Current Chief Deputy District Attorney Josh Boone under DA Bregman told the Albquerquerqu Journal on Monday January 5 the DA’s  office has updated and improved its system for alerting law enforcement agencies when their officers fail to appear for court hearings. The DA’s office staff, including its assistant district attorneys, report the time, date and the reason, if known, that officers have missed court proceedings. Typically, misdemeanor cases, such as DWI, are dismissed without prejudice if important witnesses, such as the arresting officer, aren’t present to testify in court. Boone said the DA’s office decides whether to refile such charges on a case-by-case basis. The new system has been in use only since January but wasn’t put in place because of the current federal criminal investigation.


Raul Torrez was elected Attorney General in 2022 and Bregman was appointed DA in January 2023 by Governor Michell Lujan Grisham. Lauren Rodriguez, spokeswoman for state Attorney General Raúl Torrez, Bregman’s predecessor, said this on February 5:

“Our office provided regular updates to all of our law enforcement partners whenever their officers failed to appear, but ultimately each agency was responsible for their officers’ attendance in court.”

The link to quoted news sources is here:



Chief Medina in a letter dated January 6  accused the upper management of the Law Offices of the Public Defender of ignoring concerns of public defenders who work in Metro Court about attorney Thomas Clear III, whose law office was among those locations searched January  18 as part of the FBI investigation. Clear at the time was the chairman of the state Public Defender Commission, which oversees the independent LOPD operations. Clear has since resigned.

The January 26 letter sent by APD Chief Harold Medina to the  Law Office of the Public Defender Commission is as follows:

January 26,2024

Law Office of the Public Defender Commission via email to each Commissioner. individually

Re: Investigation into Thomas Clear Ill and APD DWI Officers Dear Commissioners,

Dear Commissioners,

I am writing to provide information regarding former LOPD Commission Chair, Thomas Clear II, and allegations regarding the LOPD management. The Albuquerque Police Department (APD) received information about alleged illegal conduct by officers on the APD DWI Unit and a local criminal defense attorney. The FBI is conducting a federal investigation, and I ordered an administrative investigation into the officers who. have been implicated in this alleged scheme. As you are likely aware, the attorney who has been implicated in this alleged scheme is Mr. Clear, then-Chair of the LOPD Commission.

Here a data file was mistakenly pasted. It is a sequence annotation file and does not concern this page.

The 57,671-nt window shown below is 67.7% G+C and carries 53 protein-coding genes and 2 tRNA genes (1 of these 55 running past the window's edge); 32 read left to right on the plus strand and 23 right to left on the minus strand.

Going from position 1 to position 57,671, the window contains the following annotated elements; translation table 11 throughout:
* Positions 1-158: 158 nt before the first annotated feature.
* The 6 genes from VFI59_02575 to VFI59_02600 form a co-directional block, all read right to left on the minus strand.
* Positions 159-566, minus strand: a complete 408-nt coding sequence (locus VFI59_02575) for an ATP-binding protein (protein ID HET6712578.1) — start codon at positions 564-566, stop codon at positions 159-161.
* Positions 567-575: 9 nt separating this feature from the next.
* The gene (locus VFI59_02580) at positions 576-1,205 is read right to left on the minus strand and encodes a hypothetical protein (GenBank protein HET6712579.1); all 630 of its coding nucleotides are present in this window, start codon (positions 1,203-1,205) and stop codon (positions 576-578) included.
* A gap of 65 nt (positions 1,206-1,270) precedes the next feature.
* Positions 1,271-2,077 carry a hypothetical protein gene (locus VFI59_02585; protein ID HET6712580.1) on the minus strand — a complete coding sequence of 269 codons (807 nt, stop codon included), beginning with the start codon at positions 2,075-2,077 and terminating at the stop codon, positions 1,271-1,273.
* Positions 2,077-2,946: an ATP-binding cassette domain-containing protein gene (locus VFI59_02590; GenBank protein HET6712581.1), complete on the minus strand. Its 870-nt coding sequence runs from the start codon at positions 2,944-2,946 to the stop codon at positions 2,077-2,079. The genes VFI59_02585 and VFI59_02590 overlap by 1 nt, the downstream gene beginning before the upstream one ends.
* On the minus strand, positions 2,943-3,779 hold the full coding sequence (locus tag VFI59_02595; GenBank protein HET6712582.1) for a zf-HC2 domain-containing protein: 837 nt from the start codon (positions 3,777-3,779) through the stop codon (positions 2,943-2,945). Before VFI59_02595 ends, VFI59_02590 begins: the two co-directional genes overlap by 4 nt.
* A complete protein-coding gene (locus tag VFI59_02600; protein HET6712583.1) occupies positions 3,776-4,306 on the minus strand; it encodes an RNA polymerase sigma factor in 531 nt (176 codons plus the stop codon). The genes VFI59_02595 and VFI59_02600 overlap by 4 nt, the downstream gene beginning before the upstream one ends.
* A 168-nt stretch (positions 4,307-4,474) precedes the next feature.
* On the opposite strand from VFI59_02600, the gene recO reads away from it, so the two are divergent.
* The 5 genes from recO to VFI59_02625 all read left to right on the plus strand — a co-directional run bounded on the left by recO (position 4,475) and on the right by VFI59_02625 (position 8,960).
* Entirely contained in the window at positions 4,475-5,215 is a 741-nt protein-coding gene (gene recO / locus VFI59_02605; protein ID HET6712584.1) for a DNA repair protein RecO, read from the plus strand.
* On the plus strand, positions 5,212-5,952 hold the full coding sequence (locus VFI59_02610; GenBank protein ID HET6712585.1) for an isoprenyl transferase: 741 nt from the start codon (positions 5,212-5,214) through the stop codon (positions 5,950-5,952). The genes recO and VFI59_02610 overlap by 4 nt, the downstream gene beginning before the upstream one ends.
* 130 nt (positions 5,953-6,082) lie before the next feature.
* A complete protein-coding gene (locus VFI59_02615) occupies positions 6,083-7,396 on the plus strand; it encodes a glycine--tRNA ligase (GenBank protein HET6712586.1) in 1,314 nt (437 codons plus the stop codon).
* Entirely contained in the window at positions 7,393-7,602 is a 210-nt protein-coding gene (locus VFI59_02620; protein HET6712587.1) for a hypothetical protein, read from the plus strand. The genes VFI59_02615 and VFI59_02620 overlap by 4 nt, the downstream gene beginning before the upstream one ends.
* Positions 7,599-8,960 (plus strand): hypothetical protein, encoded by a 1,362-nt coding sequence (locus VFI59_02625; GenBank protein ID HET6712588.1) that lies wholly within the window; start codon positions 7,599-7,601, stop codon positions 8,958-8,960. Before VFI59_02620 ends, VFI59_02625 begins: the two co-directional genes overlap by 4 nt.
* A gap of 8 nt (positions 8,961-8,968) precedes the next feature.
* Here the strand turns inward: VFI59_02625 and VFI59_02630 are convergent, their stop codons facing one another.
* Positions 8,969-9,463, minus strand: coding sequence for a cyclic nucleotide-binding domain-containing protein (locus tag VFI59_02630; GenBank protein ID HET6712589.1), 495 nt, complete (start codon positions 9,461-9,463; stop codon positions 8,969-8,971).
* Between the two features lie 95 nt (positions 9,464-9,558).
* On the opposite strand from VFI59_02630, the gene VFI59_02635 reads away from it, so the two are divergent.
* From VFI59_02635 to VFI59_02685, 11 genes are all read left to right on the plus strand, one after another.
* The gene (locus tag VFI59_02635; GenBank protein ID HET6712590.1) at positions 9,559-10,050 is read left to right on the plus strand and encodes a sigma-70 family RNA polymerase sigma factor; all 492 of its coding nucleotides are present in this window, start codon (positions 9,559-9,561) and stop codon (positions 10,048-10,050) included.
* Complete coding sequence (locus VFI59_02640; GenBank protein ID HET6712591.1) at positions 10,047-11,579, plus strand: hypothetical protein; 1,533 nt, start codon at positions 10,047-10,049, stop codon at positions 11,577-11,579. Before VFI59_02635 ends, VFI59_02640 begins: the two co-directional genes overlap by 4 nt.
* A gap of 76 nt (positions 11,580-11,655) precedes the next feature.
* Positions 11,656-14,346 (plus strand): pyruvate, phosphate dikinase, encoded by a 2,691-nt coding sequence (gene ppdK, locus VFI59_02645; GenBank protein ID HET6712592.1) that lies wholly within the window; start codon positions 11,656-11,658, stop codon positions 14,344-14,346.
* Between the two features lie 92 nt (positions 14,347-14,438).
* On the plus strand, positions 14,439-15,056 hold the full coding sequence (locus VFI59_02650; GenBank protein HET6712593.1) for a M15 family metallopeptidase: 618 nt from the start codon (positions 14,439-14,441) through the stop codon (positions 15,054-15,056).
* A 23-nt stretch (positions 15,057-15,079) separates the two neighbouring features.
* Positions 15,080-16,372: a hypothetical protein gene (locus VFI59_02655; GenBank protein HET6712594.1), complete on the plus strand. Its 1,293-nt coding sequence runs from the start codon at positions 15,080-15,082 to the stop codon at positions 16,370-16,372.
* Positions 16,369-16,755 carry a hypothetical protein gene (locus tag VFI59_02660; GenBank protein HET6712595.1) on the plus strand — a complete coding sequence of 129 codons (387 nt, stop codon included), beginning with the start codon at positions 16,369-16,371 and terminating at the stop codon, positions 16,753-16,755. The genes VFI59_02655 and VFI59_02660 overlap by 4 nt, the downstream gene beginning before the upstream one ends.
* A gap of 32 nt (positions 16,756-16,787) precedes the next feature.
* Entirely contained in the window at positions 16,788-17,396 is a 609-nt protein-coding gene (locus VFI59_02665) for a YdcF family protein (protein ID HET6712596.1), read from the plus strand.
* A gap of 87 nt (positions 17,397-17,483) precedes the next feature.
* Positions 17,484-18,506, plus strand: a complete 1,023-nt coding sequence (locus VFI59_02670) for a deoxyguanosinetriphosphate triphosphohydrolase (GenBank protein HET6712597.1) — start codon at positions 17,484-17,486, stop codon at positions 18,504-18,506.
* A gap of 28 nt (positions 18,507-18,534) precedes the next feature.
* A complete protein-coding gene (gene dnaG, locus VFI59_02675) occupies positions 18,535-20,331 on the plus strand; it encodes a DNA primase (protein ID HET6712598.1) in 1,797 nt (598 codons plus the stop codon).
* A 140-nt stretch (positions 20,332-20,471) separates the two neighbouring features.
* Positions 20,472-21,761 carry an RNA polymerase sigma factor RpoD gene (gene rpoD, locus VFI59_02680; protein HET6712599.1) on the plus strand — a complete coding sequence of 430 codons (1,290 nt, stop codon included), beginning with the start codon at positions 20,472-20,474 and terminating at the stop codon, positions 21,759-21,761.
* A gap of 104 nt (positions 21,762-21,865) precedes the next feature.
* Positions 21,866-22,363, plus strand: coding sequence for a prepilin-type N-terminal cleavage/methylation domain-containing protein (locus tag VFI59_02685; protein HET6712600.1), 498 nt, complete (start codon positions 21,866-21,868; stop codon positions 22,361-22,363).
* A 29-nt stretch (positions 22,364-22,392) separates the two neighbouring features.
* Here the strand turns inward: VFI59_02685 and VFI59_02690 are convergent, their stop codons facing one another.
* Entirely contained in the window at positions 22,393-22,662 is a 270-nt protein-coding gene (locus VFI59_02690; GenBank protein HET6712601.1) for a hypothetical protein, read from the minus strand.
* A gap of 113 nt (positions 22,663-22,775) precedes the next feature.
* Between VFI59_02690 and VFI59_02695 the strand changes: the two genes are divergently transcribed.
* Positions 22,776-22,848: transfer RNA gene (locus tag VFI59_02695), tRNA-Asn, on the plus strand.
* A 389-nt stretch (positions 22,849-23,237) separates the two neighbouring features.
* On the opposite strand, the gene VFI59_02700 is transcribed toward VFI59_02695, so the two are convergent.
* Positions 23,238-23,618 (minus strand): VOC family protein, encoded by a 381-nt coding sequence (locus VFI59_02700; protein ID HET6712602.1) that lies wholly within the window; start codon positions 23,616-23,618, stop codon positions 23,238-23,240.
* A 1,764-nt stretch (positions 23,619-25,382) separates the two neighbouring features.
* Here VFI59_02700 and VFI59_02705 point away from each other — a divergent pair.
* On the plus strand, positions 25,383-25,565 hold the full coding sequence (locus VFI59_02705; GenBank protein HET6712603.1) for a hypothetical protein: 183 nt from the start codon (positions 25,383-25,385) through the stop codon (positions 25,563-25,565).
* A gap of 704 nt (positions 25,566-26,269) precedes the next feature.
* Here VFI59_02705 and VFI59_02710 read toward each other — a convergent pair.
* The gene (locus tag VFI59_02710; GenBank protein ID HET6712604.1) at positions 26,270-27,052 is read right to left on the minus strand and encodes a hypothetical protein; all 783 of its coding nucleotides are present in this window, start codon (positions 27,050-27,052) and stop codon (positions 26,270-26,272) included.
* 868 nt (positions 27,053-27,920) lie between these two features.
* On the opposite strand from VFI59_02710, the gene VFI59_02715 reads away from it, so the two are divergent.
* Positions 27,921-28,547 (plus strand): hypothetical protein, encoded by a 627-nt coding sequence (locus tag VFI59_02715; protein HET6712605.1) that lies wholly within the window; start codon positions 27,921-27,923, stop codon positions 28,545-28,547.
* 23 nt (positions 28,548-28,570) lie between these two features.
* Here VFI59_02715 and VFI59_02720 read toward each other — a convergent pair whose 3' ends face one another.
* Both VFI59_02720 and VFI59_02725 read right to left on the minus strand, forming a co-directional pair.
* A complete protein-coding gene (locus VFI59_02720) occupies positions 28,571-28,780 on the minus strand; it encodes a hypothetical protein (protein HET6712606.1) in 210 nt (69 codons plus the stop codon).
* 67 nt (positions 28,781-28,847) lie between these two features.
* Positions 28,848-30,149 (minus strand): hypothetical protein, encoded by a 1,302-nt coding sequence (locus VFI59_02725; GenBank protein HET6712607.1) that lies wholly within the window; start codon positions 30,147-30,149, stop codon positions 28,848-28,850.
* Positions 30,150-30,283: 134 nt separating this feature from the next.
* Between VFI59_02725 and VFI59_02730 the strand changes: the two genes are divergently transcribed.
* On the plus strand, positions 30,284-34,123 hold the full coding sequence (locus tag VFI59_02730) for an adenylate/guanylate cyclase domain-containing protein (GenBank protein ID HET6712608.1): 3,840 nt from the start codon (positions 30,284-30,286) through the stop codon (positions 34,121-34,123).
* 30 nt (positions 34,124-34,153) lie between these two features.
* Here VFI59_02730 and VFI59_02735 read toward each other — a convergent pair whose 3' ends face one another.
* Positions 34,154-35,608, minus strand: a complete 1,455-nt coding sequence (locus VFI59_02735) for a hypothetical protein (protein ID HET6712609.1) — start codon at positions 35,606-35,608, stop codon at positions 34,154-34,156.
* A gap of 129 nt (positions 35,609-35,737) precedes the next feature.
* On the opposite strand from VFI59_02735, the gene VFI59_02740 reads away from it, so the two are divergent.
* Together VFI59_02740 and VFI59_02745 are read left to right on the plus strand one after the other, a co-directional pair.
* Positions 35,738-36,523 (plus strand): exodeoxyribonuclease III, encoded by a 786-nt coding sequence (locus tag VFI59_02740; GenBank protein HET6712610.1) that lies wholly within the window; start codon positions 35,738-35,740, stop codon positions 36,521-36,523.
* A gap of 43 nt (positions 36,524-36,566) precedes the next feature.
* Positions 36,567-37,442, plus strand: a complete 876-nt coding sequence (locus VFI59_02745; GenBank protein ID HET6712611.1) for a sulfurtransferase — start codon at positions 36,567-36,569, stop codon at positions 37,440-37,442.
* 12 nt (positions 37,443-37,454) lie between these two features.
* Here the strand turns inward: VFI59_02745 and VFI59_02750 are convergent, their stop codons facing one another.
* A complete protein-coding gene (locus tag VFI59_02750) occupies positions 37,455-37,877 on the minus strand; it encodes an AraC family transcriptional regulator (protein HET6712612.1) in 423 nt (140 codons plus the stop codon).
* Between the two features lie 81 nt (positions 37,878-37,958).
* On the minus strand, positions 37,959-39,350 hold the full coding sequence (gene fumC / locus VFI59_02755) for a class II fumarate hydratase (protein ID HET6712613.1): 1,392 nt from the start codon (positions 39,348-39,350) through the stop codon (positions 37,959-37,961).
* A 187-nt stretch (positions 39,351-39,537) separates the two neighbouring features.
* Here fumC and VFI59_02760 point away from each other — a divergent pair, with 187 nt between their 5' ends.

During the investigation, I learned that multiple line attorneys in the Albuquerque office of the LOPD were concerned regarding the conduct of Mr. Clear and reported their concerns to the LOPD management. While I cannot speak to the exact nature of these concerns and the specific individuals involved, I understand that the Albuquerque upper management of the LOPD ignored such concerns and did nothing to investigate the activities of then-Chairman Clear.

The allegations about the allege scheme are extremely disturbing, and it ought to concern all criminal justice partners. APD continues to investigate this alleged scheme and will hold accountable all involved officers. I hope that the LOPD Commission will similarly take any action necessary to cab gov investigate and hold accountable anyone who was involved in turning a blind eye. For the sake of our criminal justice system, we must work together in thoroughly investigating and holding accountable anyone who took advantage of the system.


Harold Medina, Chief of Police

Chief Public Defender Ben Bauer responded to  Medina’s letter by issuing the following statement:

I’ve seen the letter from APD Chief Medina.  This letter is a self-serving distraction from the ongoing investigation. Chief Medina is responsible for the conduct of his officers. We are responsible to our clients, and are guided by our ethical responsibilities to them, our office and our profession.

The link to the news source is here:


In his January 26 letter to the Public Defenders Commission, Medina states that he “learned that multiple line attorneys in the Albuquerque office of the LOPD were concerned regarding the conduct of Mr. Clear.” Chief Medina makes the allegation known only after the scandal broke and after Defense Attorney Tom Clear resigned as the Chairman of the Public Defender Commission. Medina’s January 26 letter to the Public Defenders Commission amounts to nothing more than deflection and an attempt to lay as much blame elsewhere as he can.